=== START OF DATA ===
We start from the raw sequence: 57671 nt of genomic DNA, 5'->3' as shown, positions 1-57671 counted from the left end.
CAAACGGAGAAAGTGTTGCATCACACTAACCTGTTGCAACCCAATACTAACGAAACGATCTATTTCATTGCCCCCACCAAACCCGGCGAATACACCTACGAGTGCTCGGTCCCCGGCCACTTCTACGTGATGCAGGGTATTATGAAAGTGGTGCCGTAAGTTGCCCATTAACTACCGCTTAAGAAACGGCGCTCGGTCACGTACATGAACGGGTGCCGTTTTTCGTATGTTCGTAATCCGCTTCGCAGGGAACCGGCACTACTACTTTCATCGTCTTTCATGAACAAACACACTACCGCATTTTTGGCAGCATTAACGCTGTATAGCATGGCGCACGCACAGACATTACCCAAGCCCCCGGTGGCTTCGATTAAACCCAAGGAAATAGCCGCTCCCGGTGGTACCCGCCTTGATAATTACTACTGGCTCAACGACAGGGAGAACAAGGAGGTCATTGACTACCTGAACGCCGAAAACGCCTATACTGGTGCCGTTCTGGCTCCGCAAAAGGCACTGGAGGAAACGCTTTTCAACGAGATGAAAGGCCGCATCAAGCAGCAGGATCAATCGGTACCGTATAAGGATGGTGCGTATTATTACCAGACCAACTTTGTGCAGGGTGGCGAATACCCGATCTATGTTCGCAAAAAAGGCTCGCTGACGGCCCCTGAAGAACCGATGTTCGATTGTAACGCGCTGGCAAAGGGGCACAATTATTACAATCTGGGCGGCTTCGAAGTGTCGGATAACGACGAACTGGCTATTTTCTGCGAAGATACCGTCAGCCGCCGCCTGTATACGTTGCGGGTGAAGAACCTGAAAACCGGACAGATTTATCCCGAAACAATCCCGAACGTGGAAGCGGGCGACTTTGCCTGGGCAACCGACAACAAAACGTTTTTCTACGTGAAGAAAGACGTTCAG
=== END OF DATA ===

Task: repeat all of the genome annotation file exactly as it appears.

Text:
We start from the raw sequence: 57671 nt of genomic DNA, 5'->3' as shown, positions 1-57671 counted from the left end.
CAAACGGAGAAAGTGTTGCATCACACTAACCTGTTGCAACCCAATACTAACGAAACGATCTATTTCATTGCCCCCACCAAACCCGGCGAATACACCTACGAGTGCTCGGTCCCCGGCCACTTCTACGTGATGCAGGGTATTATGAAAGTGGTGCCGTAAGTTGCCCATTAACTACCGCTTAAGAAACGGCGCTCGGTCACGTACATGAACGGGTGCCGTTTTTCGTATGTTCGTAATCCGCTTCGCAGGGAACCGGCACTACTACTTTCATCGTCTTTCATGAACAAACACACTACCGCATTTTTGGCAGCATTAACGCTGTATAGCATGGCGCACGCACAGACATTACCCAAGCCCCCGGTGGCTTCGATTAAACCCAAGGAAATAGCCGCTCCCGGTGGTACCCGCCTTGATAATTACTACTGGCTCAACGACAGGGAGAACAAGGAGGTCATTGACTACCTGAACGCCGAAAACGCCTATACTGGTGCCGTTCTGGCTCCGCAAAAGGCACTGGAGGAAACGCTTTTCAACGAGATGAAAGGCCGCATCAAGCAGCAGGATCAATCGGTACCGTATAAGGATGGTGCGTATTATTACCAGACCAACTTTGTGCAGGGTGGCGAATACCCGATCTATGTTCGCAAAAAAGGCTCGCTGACGGCCCCTGAAGAACCGATGTTCGATTGTAACGCGCTGGCAAAGGGGCACAATTATTACAATCTGGGCGGCTTCGAAGTGTCGGATAACGACGAACTGGCTATTTTCTGCGAAGATACCGTCAGCCGCCGCCTGTATACGTTGCGGGTGAAGAACCTGAAAACCGGACAGATTTATCCCGAAACAATCCCGAACGTGGAAGCGGGCGACTTTGCCTGGGCAACCGACAACAAAACGTTTTTCTACGTGAAGAAAGACGTTCAG